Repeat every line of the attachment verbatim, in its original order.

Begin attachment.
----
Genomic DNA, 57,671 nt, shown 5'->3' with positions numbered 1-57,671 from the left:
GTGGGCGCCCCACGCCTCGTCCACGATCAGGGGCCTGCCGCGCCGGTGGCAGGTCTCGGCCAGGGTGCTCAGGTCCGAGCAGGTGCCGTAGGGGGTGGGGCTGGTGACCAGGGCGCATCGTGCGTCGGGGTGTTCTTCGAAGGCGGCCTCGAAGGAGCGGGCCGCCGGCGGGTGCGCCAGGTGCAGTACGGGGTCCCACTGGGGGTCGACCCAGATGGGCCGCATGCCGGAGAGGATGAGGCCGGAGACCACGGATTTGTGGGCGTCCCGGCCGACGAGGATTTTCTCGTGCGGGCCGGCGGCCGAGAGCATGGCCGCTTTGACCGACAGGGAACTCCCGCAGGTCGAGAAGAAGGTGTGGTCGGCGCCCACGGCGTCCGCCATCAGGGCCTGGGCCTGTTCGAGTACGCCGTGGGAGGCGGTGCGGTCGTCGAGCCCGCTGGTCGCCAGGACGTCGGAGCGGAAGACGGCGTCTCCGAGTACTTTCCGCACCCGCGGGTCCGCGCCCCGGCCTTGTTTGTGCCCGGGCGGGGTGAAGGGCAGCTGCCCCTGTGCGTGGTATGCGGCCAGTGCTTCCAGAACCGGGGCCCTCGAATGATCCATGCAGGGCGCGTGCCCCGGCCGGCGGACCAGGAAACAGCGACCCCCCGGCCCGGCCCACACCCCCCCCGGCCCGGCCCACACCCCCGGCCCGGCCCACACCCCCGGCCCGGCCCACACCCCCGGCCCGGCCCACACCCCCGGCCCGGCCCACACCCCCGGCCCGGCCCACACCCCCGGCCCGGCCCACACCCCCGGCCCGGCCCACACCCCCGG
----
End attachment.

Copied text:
Genomic DNA, 57,671 nt, shown 5'->3' with positions numbered 1-57,671 from the left:
GTGGGCGCCCCACGCCTCGTCCACGATCAGGGGCCTGCCGCGCCGGTGGCAGGTCTCGGCCAGGGTGCTCAGGTCCGAGCAGGTGCCGTAGGGGGTGGGGCTGGTGACCAGGGCGCATCGTGCGTCGGGGTGTTCTTCGAAGGCGGCCTCGAAGGAGCGGGCCGCCGGCGGGTGCGCCAGGTGCAGTACGGGGTCCCACTGGGGGTCGACCCAGATGGGCCGCATGCCGGAGAGGATGAGGCCGGAGACCACGGATTTGTGGGCGTCCCGGCCGACGAGGATTTTCTCGTGCGGGCCGGCGGCCGAGAGCATGGCCGCTTTGACCGACAGGGAACTCCCGCAGGTCGAGAAGAAGGTGTGGTCGGCGCCCACGGCGTCCGCCATCAGGGCCTGGGCCTGTTCGAGTACGCCGTGGGAGGCGGTGCGGTCGTCGAGCCCGCTGGTCGCCAGGACGTCGGAGCGGAAGACGGCGTCTCCGAGTACTTTCCGCACCCGCGGGTCCGCGCCCCGGCCTTGTTTGTGCCCGGGCGGGGTGAAGGGCAGCTGCCCCTGTGCGTGGTATGCGGCCAGTGCTTCCAGAACCGGGGCCCTCGAATGATCCATGCAGGGCGCGTGCCCCGGCCGGCGGACCAGGAAACAGCGACCCCCCGGCCCGGCCCACACCCCCCCCGGCCCGGCCCACACCCCCGGCCCGGCCCACACCCCCGGCCCGGCCCACACCCCCGGCCCGGCCCACACCCCCGGCCCGGCCCACACCCCCGGCCCGGCCCACACCCCCGGCCCGGCCCACACCCCCGGCCCGGCCCACACCCCCGG